The N-Vision’s site at Squires Gate, Blackpool, is a beacon of support and practical help for people from the Fylde Coast who live with impaired sight. The building, occupied by the Low Vision Centre, has an interesting history – not long in years compared with many historic places but fascinating all the same.
The progress of the development of the modern services available today covers over a century and has depended largely on the generosity of local people.
Before the First World War, a society was set up to help with providing employment for visually impaired people. This project was abandoned during the war but restarted in 1919 and by 1924 had become the Blackpool and Fylde Society for the Blind.
'Sunshine Bazaars' were held in the Winter Gardens and by 1928 nearly £7,000 had been raised – enough to open Society's first home followed by a workshop and social centre at Castlegate, South Shore in 1935.
In 1956 an appeal was launched to build a new home and an interdenominational chapel at Bosworth Place. Around the Fylde, seventeen fund raising committees were formed and, in February 1962, the home was opened by Princess Alexandra and the name changed to the Princess Alexandra Home.
The idea of the chapel was soon abandoned but, with the determination of the fundraising Committees, the Evening Gazette was able to report in June 1962 that the chapel would be built after all.
The article on Friday June 6th 1962 was headed: ‘Blind Home Chapel will have 8 Sides’. The octagonal design by MacKeith, Dickinson & Partners was based on a side chapel in Whalley Abbey with a central altar faced by a single line of pews. The newspaper suggests that this arrangement was controversial at the time with those defending the plans saying it reflected the style of the church of early English Reformers. It also worked well within the land available and the practical needs of the congregation. Modernity was not overlooked though as the chapel was provided with underfloor heating.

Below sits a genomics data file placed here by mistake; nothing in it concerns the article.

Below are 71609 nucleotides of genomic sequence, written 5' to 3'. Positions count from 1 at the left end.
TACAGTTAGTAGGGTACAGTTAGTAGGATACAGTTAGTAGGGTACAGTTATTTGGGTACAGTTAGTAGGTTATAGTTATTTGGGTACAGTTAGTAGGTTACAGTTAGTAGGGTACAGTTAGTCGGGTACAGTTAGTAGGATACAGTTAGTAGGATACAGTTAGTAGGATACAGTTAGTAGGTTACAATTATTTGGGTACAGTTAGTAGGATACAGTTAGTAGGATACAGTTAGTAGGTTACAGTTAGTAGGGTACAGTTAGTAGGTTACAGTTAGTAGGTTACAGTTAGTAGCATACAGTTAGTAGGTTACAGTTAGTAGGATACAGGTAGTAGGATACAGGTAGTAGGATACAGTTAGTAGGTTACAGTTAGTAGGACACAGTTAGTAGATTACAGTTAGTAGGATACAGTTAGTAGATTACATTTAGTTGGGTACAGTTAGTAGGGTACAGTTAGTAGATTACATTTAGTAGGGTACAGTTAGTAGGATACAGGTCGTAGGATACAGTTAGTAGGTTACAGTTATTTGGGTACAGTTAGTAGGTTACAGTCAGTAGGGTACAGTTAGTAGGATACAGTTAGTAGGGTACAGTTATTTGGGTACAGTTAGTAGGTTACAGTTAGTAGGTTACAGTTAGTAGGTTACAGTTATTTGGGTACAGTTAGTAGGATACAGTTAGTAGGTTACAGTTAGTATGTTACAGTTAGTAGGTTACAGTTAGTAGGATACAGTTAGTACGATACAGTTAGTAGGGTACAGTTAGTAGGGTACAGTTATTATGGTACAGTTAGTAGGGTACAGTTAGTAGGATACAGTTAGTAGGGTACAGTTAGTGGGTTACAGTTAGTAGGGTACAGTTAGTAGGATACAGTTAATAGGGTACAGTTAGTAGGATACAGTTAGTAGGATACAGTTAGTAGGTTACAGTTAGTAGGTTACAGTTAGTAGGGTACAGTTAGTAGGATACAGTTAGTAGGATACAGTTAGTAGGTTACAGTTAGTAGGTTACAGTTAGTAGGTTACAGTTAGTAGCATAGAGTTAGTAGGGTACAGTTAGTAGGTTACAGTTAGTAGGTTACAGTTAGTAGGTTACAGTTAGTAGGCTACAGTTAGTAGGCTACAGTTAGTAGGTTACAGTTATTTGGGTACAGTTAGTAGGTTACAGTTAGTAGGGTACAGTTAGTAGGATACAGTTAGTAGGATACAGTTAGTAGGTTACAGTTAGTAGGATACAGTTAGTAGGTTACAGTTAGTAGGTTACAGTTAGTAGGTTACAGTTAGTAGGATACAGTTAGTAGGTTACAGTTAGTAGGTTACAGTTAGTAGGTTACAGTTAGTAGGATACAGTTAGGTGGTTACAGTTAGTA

The Chapel was opened in February 1965. By this time, the committees had raised about £100,000 in the nine years since their inception. One committee, chaired by Mrs C Armfield, mother of Blackpool and the England full back Jimmy Armfield, decided to continue their fundraising to provide stained glass windows to complete the chapel.
The announcement of the plan to commission the windows was made later in February 1965. The designs had already been drawn up and the windows would take about two years to make. Each window was to have an inscription honouring one of the seventeen committees. The three windows facing the entrance to the chapel being dedicated to Mrs Armfield’s committee.
The demands on space available at the centre meant that the chapel had to be deconsecrated in the 1990s. The octagonal building is now used by the Low Vision Centre. The windows were taken out and put into storage for sixteen years.
A very recent development has been the addition of a large, glazed extension to the Low Centre. Within this space, the original stained glass windows are reused to form a beautiful tranquil room. Although sited in the centre of a busy building, the chapel windows cast their colours and brilliance on the activities and are a quiet reminder of the determination of many local people over many decades to provide superb services to anyone who needs their help.